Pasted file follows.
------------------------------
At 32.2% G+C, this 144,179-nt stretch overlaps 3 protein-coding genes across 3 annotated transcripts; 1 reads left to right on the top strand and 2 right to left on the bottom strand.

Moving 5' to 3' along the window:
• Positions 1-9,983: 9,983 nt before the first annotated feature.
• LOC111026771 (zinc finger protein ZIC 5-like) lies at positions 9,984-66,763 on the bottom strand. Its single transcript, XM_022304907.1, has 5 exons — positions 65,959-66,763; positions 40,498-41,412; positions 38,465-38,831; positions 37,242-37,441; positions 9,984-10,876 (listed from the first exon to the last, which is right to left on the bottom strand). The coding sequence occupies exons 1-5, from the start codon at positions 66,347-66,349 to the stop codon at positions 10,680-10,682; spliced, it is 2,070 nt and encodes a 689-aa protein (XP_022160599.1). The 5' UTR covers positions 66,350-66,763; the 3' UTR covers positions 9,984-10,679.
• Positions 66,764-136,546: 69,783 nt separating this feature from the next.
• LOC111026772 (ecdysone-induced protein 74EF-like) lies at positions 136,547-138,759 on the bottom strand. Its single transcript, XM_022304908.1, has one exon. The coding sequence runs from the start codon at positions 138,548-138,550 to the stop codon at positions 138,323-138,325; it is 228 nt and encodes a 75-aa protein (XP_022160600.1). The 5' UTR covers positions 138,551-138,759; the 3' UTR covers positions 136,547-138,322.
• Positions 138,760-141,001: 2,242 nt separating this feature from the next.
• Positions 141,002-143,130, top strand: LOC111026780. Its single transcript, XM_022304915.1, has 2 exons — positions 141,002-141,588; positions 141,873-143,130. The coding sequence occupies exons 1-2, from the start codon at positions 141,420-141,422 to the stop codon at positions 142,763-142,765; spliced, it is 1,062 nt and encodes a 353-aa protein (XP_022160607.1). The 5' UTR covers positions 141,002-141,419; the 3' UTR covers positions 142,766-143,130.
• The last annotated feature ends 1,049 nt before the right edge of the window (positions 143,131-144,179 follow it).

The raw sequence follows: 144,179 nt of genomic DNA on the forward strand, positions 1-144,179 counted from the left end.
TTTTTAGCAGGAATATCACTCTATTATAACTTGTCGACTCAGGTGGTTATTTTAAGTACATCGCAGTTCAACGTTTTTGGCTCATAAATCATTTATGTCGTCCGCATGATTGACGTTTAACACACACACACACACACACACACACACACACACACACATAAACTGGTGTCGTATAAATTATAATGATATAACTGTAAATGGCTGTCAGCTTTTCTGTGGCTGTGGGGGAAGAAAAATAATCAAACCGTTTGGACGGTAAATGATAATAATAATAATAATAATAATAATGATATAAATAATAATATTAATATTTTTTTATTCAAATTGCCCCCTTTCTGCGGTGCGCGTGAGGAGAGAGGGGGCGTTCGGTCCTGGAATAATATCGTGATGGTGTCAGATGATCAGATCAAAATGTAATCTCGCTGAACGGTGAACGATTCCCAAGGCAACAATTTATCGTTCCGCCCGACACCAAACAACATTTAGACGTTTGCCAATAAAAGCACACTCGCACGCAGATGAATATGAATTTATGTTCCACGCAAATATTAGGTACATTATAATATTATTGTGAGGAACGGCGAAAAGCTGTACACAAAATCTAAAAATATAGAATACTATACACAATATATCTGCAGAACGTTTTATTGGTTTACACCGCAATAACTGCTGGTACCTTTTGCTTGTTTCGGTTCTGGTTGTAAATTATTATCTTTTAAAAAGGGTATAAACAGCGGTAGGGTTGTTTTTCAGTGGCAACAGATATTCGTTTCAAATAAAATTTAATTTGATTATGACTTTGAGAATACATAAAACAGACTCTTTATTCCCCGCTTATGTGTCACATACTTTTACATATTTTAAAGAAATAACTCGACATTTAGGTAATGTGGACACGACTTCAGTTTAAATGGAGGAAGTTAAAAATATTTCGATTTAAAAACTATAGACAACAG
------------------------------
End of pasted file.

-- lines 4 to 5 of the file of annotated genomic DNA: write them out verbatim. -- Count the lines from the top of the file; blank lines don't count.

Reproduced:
• LOC111026771 (zinc finger protein ZIC 5-like) lies at positions 9,984-66,763 on the bottom strand. Its single transcript, XM_022304907.1, has 5 exons — positions 65,959-66,763; positions 40,498-41,412; positions 38,465-38,831; positions 37,242-37,441; positions 9,984-10,876 (listed from the first exon to the last, which is right to left on the bottom strand). The coding sequence occupies exons 1-5, from the start codon at positions 66,347-66,349 to the stop codon at positions 10,680-10,682; spliced, it is 2,070 nt and encodes a 689-aa protein (XP_022160599.1). The 5' UTR covers positions 66,350-66,763; the 3' UTR covers positions 9,984-10,679.
• Positions 66,764-136,546: 69,783 nt separating this feature from the next.